Tips & tricks: Post-hiking Muscle Care

My friends at Flintridge Family Chiropractic have hosted some great local hikes on Sunday mornings this summer. The last hike was a great experience for me. We climbed Echo Mountain in Altadena. As often happens, the day of the hike and the next day I was not sore at all. The second day after the hike I was really feeling it: shin splints. This is a common term you may have heard before. It’s basically soreness in the tibialis anterior muscles. Here’s an easy trick to help decrease that soreness after a hike or another type of exertion that stresses these muscles.

Step 1: Fill some dixie cups with water half full and stick them in the freezer. I should have cropped this photo so you wouldn’t see the Snickers Ice Cream bars. My husband bought them, I swear.

I have dixie cups at the office if you want some next time you come in. I’m happy to share.

Step 2: Peel down the edges of the cup. You’ll rub the ice on the muscle. Having the paper surrounding the ice makes it easier to handle. Your leg muscle gets iced but your hand doesn’t.

One of my clients graciously agreed to model for me. Nothing like getting iced down before a massage, eh?

Step 3: Rub the ice along the muscle for a few minutes, until it’s numb or until you can’t stand it any more. The tibialis anterior muscle is the muscle on the side of the shin bone on the lower leg. This muscle gets a work-out on an uphill/downhill hike. Other activities that might strain this muscle include running, jumping and dancing to name a few. One of the reasons this muscle can get so sore is that it’s trapped between the 2 lower leg bones. When we work it hard and it produces metabolic waste products, the waste products have a harder time exiting the muscle post-work-out because of the limited space around the muscle. Icing the muscle down (even before you experience soreness) can help decrease any inflammation that has occurred in your work-out and speed your recovery. Try it after your next hike!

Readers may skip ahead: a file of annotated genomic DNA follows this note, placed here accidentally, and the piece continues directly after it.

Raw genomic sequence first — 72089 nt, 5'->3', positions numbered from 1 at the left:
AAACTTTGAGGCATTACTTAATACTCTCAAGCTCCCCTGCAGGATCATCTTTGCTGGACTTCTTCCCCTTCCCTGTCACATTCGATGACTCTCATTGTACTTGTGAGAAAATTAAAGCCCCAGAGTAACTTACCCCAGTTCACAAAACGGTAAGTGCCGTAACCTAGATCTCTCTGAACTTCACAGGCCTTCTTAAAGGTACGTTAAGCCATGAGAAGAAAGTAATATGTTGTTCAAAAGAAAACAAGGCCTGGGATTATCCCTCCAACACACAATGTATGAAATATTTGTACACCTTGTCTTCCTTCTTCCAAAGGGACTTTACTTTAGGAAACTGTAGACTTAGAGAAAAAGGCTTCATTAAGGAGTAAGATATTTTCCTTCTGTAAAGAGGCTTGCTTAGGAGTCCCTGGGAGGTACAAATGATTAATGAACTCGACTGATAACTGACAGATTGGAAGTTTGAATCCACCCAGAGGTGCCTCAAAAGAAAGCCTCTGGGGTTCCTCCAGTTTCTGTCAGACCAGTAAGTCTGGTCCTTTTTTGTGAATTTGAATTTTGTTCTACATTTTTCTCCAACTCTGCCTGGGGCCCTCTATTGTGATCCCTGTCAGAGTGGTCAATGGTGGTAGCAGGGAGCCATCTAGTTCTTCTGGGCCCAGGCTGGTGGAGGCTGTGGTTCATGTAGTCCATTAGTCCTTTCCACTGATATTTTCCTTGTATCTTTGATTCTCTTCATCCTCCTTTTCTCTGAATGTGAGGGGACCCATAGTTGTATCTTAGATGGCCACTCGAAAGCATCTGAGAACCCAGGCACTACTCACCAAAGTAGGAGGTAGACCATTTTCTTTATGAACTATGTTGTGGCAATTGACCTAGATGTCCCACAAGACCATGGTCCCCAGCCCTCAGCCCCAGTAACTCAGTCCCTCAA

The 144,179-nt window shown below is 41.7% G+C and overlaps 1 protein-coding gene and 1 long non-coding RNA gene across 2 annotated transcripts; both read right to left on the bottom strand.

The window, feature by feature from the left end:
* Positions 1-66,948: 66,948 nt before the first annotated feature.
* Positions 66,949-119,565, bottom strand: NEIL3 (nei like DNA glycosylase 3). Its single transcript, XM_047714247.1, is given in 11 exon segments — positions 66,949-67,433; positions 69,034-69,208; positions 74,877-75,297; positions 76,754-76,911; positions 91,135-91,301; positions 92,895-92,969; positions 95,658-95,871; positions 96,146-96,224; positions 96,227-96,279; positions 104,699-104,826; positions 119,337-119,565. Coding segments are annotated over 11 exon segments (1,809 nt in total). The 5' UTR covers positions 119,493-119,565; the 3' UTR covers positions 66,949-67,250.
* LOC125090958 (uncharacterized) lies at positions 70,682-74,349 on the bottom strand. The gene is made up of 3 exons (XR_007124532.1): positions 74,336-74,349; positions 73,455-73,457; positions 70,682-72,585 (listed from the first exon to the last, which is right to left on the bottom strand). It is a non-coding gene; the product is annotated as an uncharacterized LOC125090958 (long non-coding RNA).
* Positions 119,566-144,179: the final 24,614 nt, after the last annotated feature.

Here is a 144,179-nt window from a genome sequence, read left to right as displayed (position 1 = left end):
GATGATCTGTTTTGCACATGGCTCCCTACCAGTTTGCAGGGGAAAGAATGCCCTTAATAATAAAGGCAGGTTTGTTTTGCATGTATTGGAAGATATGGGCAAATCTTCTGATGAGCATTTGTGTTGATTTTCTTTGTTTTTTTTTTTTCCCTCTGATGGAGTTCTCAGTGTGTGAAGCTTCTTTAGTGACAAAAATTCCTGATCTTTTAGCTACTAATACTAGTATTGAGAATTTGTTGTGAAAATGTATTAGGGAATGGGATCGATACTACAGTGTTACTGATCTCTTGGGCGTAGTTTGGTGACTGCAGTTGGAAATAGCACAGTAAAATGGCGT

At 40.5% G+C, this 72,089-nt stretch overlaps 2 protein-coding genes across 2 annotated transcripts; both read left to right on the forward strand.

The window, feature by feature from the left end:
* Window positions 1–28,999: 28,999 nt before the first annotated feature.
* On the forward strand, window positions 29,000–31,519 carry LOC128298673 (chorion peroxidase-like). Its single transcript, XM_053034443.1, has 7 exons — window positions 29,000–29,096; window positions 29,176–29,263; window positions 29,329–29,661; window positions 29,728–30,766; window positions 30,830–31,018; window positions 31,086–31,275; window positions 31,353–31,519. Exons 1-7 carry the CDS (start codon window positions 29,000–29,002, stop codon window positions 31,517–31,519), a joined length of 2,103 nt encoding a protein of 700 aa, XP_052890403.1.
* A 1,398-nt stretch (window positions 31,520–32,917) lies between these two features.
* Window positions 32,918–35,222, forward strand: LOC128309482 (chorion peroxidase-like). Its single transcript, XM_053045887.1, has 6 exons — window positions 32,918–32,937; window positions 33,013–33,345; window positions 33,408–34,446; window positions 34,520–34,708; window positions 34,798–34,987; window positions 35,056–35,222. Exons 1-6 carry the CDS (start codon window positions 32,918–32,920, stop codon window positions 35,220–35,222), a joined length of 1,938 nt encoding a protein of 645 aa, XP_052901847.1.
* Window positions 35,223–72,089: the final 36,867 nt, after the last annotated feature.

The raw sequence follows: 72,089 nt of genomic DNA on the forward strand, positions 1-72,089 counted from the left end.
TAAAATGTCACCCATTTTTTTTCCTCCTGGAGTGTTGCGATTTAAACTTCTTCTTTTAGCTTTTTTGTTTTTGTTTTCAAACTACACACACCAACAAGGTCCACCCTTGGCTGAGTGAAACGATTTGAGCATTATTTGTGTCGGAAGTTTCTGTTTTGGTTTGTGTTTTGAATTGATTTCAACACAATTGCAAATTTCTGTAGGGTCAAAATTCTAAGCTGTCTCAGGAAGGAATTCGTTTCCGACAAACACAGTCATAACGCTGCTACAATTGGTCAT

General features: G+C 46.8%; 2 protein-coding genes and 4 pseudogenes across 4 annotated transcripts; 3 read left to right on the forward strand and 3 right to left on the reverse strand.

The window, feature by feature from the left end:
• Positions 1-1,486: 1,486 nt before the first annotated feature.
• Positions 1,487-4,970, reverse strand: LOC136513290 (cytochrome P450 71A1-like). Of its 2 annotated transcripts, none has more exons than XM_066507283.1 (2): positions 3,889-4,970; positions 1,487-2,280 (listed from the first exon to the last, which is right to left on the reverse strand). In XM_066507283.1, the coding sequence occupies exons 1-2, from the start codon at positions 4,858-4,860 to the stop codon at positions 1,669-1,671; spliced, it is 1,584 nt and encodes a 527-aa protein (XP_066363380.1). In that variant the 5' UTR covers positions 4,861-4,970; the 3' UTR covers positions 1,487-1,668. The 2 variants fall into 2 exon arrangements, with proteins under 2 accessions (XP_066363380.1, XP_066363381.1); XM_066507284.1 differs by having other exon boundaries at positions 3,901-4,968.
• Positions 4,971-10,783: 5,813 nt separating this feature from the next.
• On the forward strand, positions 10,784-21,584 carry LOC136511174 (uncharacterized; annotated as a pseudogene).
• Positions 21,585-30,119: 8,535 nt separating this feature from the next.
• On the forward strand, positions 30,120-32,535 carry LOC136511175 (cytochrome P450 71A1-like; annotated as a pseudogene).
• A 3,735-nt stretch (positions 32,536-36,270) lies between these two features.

Step 4: You can include some self massage also. Try using the backs of your knuckles. Run them up and down the muscle, creating some heat/friction. You can also press your thumb into the muscle along the length of it. These simple strokes can help flush the metabolic wastes out of the muscle. By the way, the next hike is at Sturtevant Falls Sunday, September 9 at 8 am. Click on the link above to get all the details. I’m hoping to be there myself.


Tips, tricks and tools: work your quads to stretch your hamstrings

Learned this little trick and the underlying concept in massage school. You can get more out of your hamstring stretch if you first activate your quads. The concept is called reciprocal inhibition. When you have antagonistic muscle groups and you activate one set, the opposite set has to relax. Quads and hamstrings are antagonists, meaning they perform opposite actions. Activate your quads and your hamstrings have no choice but to relax. Then, follow up with your favorite hamstring stretch and you’ll get more bang for your buck. Who can’t use more bang for their hamstring stretch buck?

Step 1 Activate Quadriceps: a simple way is to “sit” with your back against the wall. (I’m having a flashback to high school basketball practice)